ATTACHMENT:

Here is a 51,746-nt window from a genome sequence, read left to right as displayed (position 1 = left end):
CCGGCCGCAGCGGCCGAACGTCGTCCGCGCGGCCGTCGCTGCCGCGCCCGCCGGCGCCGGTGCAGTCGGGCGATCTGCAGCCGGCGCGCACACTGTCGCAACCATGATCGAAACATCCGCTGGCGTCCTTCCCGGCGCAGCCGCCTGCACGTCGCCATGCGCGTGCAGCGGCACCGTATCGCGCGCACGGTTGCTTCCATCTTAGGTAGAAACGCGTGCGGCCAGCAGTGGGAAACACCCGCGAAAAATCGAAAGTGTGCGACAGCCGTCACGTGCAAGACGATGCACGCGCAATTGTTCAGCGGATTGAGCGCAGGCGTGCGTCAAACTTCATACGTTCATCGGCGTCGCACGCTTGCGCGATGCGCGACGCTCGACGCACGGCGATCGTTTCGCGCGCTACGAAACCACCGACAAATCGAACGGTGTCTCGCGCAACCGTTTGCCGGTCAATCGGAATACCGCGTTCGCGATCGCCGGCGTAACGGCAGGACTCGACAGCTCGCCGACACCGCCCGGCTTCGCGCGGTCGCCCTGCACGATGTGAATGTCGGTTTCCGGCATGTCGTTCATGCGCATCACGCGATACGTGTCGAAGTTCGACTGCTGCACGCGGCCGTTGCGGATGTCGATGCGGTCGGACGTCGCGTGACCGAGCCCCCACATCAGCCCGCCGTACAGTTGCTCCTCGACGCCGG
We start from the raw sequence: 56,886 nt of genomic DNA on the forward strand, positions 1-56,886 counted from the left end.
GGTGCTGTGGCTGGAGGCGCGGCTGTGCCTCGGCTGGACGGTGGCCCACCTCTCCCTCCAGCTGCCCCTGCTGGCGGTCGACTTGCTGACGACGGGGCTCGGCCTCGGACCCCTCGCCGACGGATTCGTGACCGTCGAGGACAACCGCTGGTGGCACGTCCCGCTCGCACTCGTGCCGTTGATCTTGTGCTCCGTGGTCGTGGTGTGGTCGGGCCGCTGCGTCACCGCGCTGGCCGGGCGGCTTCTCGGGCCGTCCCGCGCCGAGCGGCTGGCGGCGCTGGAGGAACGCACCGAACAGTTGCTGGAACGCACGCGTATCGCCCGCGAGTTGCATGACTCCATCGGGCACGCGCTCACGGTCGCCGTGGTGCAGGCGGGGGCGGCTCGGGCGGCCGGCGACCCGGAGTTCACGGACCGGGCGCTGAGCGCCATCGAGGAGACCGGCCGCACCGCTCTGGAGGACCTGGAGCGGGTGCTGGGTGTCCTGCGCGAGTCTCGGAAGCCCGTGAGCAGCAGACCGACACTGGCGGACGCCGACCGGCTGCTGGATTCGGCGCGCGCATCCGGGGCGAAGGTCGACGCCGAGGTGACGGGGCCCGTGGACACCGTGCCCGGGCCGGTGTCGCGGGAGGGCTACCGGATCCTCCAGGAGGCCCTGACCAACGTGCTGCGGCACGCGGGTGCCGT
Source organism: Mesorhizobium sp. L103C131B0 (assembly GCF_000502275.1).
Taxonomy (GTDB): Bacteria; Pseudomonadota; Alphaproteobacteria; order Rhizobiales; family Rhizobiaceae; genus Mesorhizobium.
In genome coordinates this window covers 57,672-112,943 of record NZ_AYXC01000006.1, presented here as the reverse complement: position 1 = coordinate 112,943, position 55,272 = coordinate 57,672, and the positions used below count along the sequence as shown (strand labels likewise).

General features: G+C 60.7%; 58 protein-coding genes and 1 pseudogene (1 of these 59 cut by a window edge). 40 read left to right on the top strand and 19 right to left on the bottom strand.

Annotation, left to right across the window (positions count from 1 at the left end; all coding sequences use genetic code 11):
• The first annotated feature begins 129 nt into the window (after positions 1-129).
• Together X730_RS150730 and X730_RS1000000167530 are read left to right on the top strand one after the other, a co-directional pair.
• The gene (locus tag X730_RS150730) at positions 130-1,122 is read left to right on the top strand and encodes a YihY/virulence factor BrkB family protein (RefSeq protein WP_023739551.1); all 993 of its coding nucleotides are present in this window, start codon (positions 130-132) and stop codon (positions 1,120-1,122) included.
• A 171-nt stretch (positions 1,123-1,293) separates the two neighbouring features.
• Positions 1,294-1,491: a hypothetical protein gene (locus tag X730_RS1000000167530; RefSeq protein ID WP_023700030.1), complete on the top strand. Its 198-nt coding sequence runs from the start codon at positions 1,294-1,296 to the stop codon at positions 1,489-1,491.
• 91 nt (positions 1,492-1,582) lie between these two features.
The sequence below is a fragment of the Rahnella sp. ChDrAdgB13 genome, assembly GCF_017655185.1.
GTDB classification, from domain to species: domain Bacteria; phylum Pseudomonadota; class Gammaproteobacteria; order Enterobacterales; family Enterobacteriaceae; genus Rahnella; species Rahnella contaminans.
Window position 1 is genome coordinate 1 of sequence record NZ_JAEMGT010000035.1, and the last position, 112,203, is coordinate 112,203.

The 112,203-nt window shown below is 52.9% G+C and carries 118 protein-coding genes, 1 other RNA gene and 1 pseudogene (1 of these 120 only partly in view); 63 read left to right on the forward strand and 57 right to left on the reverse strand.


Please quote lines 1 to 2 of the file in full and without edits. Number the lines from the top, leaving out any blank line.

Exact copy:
Here is a 51,746-nt window from a genome sequence, read left to right as displayed (position 1 = left end):
CCGGCCGCAGCGGCCGAACGTCGTCCGCGCGGCCGTCGCTGCCGCGCCCGCCGGCGCCGGTGCAGTCGGGCGATCTGCAGCCGGCGCGCACACTGTCGCAACCATGATCGAAACATCCGCTGGCGTCCTTCCCGGCGCAGCCGCCTGCACGTCGCCATGCGCGTGCAGCGGCACCGTATCGCGCGCACGGTTGCTTCCATCTTAGGTAGAAACGCGTGCGGCCAGCAGTGGGAAACACCCGCGAAAAATCGAAAGTGTGCGACAGCCGTCACGTGCAAGACGATGCACGCGCAATTGTTCAGCGGATTGAGCGCAGGCGTGCGTCAAACTTCATACGTTCATCGGCGTCGCACGCTTGCGCGATGCGCGACGCTCGACGCACGGCGATCGTTTCGCGCGCTACGAAACCACCGACAAATCGAACGGTGTCTCGCGCAACCGTTTGCCGGTCAATCGGAATACCGCGTTCGCGATCGCCGGCGTAACGGCAGGACTCGACAGCTCGCCGACACCGCCCGGCTTCGCGCGGTCGCCCTGCACGATGTGAATGTCGGTTTCCGGCATGTCGTTCATGCGCATCACGCGATACGTGTCGAAGTTCGACTGCTGCACGCGGCCGTTGCGGATGTCGATGCGGTCGGACGTCGCGTGACCGAGCCCCCACATCAGCCCGCCGTACAGTTGCTCCTCGACGCCGG